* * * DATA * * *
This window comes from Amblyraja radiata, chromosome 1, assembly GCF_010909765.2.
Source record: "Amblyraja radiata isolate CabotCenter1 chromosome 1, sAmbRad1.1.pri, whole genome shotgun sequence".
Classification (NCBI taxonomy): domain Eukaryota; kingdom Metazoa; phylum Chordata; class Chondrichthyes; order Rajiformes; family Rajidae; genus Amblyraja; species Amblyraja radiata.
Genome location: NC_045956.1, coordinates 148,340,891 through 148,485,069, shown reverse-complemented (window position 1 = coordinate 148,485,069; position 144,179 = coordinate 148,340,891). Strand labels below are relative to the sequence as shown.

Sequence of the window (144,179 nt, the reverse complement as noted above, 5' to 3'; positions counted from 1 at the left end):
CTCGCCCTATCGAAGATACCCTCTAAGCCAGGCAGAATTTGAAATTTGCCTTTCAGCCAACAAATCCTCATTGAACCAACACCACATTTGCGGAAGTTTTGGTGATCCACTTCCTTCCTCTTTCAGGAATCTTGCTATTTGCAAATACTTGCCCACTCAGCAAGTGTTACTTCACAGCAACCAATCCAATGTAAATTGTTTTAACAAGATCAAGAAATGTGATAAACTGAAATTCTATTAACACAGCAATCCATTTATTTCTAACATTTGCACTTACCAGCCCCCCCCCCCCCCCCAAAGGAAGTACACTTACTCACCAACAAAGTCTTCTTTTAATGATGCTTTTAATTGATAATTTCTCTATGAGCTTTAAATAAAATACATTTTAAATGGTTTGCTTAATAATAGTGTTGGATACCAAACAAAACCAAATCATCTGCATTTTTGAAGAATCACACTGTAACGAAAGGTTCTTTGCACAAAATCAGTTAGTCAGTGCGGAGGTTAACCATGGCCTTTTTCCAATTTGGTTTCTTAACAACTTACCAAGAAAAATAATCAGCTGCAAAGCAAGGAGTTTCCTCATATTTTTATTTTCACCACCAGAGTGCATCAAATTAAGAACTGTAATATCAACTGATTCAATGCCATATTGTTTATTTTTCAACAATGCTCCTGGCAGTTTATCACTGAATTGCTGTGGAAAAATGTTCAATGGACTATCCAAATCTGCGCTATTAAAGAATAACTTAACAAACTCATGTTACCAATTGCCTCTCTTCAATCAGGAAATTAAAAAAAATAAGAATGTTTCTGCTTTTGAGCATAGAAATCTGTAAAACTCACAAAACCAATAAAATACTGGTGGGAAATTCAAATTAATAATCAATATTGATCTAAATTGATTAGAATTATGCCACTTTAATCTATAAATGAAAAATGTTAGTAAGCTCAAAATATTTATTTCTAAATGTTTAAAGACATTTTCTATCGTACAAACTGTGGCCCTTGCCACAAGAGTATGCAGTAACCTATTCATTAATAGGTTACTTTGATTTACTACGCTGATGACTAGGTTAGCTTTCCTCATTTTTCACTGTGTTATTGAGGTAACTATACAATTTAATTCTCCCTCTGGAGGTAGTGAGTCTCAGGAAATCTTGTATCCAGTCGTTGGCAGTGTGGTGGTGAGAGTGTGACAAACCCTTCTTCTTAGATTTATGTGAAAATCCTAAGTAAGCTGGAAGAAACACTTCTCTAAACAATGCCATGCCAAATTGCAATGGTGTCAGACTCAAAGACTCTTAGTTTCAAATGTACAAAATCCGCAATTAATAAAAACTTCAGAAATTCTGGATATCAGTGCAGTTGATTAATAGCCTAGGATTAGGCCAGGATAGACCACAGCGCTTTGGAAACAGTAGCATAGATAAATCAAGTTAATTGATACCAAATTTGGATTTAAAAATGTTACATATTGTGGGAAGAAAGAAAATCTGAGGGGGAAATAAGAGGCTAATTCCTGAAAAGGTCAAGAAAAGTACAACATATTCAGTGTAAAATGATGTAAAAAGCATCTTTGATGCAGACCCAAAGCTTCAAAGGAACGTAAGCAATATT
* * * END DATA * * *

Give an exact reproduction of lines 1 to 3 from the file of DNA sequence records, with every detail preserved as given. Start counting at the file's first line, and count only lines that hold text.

This window comes from Amblyraja radiata, chromosome 1, assembly GCF_010909765.2.
Source record: "Amblyraja radiata isolate CabotCenter1 chromosome 1, sAmbRad1.1.pri, whole genome shotgun sequence".
Classification (NCBI taxonomy): domain Eukaryota; kingdom Metazoa; phylum Chordata; class Chondrichthyes; order Rajiformes; family Rajidae; genus Amblyraja; species Amblyraja radiata.